Some Prolife thoughts from St. Augustine

Today is the Memorial of Saint Augustine, Bishop of Hippo, and one of the greatest and most beloved Saints of all time.  Several years ago, I purchased a copy of his Confessions, a true classic.  The book has short chapters, which are easy to review from time to time.

So today I decided to bring the book out again and read an early chapter; Chapter 6 – Questions about Infancy.   Many of his reflections are truly delightful.  St. Augustine is known as a great scholar and theologian…but to see him reflect on a baby’s behavior made me smile.

“Thus, little by little, I began to perceive where I was, and I wanted to declare my wants to those who  might satisfy them, and  could not; for my wants were within me, and the people were outside me, nor could they by any sense enter into my mind.  Therefore, I made motions and sounds as signs to express my wants, the few that I could with my limited ability, but they bore very little resemblance to what I wished.”

Yes, indeed!   Countless parents and grandparents have spent hours looking at the baby in their arms, asking “What do you want????”

Augustine continues:

“When my will was not complied with, either because I was not understood, or because what I desired was potentially harmful, I grew angry with my elders for not submitting to me, and with those who did not offer me any help even though they had no responsibility to do so, and I took my revenge upon them by crying.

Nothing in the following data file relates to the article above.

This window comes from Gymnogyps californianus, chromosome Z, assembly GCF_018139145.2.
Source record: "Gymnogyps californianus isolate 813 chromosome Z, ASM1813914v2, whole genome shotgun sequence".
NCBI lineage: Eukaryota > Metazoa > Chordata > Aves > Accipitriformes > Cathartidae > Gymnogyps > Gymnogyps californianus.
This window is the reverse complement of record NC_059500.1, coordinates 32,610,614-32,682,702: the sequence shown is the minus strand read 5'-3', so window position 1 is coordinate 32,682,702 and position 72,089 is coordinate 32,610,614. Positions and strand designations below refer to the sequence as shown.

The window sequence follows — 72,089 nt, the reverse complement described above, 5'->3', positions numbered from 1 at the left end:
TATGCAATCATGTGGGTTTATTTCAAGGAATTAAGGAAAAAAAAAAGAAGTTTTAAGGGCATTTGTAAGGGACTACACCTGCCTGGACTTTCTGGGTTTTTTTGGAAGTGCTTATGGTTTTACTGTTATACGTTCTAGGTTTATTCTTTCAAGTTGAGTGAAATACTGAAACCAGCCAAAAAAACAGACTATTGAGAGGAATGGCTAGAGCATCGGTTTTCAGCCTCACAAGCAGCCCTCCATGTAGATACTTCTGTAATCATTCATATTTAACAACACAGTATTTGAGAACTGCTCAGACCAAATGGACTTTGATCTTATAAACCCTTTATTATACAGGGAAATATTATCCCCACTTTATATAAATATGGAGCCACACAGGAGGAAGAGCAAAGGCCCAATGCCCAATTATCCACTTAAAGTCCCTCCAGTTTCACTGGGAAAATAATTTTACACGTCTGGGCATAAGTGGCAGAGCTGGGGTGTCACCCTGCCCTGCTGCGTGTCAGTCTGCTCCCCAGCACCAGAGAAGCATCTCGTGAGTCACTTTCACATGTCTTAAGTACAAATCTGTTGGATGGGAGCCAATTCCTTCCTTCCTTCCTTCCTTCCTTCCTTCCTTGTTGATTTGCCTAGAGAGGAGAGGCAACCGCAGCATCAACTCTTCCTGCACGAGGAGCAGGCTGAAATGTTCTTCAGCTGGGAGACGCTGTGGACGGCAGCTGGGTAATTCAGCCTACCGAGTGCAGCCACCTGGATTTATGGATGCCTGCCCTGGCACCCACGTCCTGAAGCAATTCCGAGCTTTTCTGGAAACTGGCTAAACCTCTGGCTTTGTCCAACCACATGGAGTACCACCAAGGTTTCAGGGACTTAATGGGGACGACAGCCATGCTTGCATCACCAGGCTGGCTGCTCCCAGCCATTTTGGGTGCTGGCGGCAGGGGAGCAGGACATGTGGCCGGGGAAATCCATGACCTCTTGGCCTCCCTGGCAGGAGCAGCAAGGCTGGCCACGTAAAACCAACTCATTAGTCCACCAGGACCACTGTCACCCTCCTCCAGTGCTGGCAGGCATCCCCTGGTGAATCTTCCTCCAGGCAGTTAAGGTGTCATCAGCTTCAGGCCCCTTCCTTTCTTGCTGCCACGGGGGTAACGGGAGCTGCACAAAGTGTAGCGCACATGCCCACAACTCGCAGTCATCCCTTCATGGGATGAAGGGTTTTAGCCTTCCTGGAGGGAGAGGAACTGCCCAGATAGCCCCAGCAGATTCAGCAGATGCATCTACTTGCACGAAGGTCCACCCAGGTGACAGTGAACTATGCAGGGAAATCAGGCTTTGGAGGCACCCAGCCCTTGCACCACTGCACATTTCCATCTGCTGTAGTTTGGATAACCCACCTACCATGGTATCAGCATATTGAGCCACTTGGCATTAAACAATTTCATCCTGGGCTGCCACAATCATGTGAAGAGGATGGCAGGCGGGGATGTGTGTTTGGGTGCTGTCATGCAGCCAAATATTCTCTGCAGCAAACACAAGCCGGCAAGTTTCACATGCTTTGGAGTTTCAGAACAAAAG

Okay, I have to admit that when I read this today, I laughed!  A baby doesn’t “take revenge,” but I can imagine how a brilliant scholar pondering the life of his infancy may have attributed this motive, which would credit the baby with a very active will and intellect.  His writings do show a profound understanding of the humanity of the child…having wants and needs, trying to communicate.   I’m reminded of cartoons with babies and young children talking way beyond their years!  But I find these next words even more amazing, especially considering Augustine’s earthly life spanned the years 354-430.

“Whence could such a living creature derive its being but from You, O Lord?  Could anyone be the source of his own being? Does there exist any channel, by which being and life can flow into us, that can derive from any other source than You Who created us, O Lord?  In You, being and life are identical, because Supreme Being and Supreme Life are one and the same.”

Being and Life are identical.  The unborn human being has life, and that life comes from God alone!  Yes, God permits us to participate in that life-giving power through the marital embrace of husband and wife (or even unmarried people as St. Augustine himself experienced.)  Yet it is ultimately God’s design and plan that brings a new baby into existence.  What a tremendous gift!

When I read Confessions years ago, I wasn’t thinking about it from any prolife perspective, but I thank God for nudging me to take another look.  The beauty and the gift of life is something all the great Saints understood.  I can hardly wait to see whose writings will inspire me next!

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